Green burn-in

A research team in Hong Kong has developed an energy-efficient burn-in system for power supplies that “reuses” electricity.


A research team at the Department of Electronic Engineering, City University of Hong Kong (CityU), has developed an energy-efficient burn-in system for power supplies that “reuses” electricity.


The system is expected to lower production costs for power supply manufacturers and save energy.
 
Electronic appliances like notebook computers and chargers for cell phones need a power supply to convert alternate current (AC) from the socket into direct current (DC). But before a power supply goes to the market, it has to go through the process of “burn-in”, a process which wastes a large amount of electricity.
 
‘The conventional burn-in process connects resistors at the output of power suppliers in order to simulate a load condition, thus converting electrical energy passing through the resistors into heat energy. Not only does this process waste electricity, it also raises room temperature in manufacturing plants. This, in turn, entails installing costly ventilation systems to release the excessive heat,’  said Prof Henry Chung Shu-hung of CityU’s Department of Electronic Engineering.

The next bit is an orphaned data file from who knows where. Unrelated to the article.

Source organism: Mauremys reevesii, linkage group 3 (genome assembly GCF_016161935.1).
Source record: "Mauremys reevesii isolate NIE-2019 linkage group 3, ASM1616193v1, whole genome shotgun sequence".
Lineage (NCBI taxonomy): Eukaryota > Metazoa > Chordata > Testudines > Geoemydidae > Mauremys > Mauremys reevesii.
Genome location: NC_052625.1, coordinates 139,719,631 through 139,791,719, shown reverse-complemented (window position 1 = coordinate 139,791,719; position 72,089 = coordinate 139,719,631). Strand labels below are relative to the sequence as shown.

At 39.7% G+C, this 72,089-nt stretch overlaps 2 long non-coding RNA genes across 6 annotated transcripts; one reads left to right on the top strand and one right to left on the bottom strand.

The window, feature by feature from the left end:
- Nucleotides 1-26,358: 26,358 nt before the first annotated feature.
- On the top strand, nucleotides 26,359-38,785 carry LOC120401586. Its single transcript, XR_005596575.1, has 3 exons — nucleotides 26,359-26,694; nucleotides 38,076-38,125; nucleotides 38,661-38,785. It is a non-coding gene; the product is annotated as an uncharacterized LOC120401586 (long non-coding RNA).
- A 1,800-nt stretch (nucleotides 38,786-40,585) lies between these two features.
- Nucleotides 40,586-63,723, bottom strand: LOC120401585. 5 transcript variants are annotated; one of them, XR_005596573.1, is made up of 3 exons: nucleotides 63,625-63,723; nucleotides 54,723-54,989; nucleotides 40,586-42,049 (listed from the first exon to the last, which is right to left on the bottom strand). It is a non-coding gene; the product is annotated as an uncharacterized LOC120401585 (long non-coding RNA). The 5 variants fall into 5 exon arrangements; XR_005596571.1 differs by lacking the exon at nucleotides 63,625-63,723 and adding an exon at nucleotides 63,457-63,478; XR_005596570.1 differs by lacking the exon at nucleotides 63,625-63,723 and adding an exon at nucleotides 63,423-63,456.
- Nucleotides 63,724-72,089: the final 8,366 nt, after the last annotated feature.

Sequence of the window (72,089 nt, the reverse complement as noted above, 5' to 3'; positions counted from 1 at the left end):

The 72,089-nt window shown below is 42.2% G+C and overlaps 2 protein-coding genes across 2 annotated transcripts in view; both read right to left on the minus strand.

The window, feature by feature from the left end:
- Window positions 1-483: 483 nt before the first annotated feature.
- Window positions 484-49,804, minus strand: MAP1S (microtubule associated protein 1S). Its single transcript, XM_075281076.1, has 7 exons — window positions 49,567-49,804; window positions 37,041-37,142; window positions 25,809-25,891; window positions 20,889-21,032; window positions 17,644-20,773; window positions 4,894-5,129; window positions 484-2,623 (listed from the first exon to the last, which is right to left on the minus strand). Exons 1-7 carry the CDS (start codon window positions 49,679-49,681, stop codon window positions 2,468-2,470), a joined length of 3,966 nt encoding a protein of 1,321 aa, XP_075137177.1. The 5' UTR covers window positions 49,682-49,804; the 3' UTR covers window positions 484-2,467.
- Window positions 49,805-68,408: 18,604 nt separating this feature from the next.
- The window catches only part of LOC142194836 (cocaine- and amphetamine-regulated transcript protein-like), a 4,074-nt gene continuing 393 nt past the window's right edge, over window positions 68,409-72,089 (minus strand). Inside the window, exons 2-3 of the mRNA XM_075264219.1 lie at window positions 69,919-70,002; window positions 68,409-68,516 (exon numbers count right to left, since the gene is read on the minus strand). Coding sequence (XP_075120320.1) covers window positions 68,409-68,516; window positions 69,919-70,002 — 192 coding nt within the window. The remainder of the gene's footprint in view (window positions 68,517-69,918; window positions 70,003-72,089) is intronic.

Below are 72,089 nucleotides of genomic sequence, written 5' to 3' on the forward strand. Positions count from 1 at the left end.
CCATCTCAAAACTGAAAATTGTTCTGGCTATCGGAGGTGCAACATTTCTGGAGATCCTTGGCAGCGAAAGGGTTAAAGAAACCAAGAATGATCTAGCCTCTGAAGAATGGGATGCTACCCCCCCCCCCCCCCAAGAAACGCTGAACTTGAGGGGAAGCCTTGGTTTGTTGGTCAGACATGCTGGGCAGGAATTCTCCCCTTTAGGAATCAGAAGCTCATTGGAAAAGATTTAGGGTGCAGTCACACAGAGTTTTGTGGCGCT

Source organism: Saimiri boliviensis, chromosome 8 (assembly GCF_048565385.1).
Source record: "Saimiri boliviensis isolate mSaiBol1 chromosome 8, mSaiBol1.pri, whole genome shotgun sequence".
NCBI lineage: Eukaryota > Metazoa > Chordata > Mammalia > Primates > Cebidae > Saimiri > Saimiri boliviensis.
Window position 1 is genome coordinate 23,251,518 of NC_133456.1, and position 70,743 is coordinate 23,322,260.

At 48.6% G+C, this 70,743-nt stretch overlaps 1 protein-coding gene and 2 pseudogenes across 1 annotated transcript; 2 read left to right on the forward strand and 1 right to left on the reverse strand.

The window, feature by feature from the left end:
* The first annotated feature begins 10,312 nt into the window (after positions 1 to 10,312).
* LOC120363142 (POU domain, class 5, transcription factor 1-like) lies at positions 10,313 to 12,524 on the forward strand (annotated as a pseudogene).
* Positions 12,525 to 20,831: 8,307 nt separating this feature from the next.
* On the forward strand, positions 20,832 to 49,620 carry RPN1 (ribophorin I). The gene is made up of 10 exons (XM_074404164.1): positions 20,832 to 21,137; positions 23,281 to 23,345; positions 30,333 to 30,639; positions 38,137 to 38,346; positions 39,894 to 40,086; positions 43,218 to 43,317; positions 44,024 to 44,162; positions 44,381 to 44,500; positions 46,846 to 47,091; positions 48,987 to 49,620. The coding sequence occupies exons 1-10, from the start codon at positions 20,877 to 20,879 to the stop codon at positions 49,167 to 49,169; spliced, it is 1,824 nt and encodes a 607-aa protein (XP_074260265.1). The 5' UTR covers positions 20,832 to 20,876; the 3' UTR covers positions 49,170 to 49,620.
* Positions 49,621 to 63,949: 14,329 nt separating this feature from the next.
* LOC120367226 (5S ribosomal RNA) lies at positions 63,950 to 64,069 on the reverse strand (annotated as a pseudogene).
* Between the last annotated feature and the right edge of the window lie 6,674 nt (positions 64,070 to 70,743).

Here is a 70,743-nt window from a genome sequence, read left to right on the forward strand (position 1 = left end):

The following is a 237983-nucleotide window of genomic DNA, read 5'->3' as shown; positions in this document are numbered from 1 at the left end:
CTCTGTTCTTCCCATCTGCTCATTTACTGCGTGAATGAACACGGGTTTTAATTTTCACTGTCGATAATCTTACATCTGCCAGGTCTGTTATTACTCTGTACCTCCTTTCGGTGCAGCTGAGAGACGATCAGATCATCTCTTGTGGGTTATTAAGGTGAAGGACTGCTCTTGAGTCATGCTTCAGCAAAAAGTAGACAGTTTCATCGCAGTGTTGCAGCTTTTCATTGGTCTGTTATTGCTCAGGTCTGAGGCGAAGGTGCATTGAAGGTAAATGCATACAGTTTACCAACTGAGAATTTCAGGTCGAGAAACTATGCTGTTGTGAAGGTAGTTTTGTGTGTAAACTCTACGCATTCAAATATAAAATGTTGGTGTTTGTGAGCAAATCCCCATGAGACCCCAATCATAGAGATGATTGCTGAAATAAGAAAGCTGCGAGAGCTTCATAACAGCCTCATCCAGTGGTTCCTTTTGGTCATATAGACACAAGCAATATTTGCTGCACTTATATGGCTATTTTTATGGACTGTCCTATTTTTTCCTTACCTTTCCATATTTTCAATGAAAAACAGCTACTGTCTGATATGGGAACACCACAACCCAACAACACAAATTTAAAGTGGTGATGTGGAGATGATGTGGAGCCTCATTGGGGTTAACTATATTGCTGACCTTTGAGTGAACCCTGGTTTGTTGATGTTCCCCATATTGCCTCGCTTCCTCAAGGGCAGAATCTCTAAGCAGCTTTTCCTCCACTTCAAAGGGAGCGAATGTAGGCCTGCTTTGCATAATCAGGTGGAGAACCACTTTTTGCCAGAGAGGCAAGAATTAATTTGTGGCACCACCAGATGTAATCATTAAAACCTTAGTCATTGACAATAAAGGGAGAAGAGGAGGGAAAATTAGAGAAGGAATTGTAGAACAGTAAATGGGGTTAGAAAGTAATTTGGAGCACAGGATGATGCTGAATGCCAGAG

‘For instance, if you put 200 50W power supplies for notebook computers through a burn-in test for 10 hours, you will consume 100 kilowatts of electricity, which is equivalent to the amount of electricity a three-member household uses on average over three days, and the room temperature will be raised to 40 to 50 degrees Celsius,’ he said.
 
To solve this problem, Prof Chung applied the idea of “recycling electricity”. With the support of his research students, he developed a “green” burn-in system which can recycle 70% of electricity used in traditional burn-in process.


‘The idea is based on an energy recovery concept that uses high-efficiency DC/DC converters and
grid-connected inverters to feed the power output from the supplies back into the AC
grid. This results in reducing the energy drawn from the grid in the entire burn-in process,’ Prof Chung told The Engineer Online.
 
‘The system is more expensive than resistors, but, in the long run, costs are cut because less electricity is wasted, and less electricity is consumed through the ventilation system. Most significant of all, energy is saved,’ he added.
 
The “green” burn-in system can be used for other electricity tests, such as battery tests in battery factories and power generators in power plants.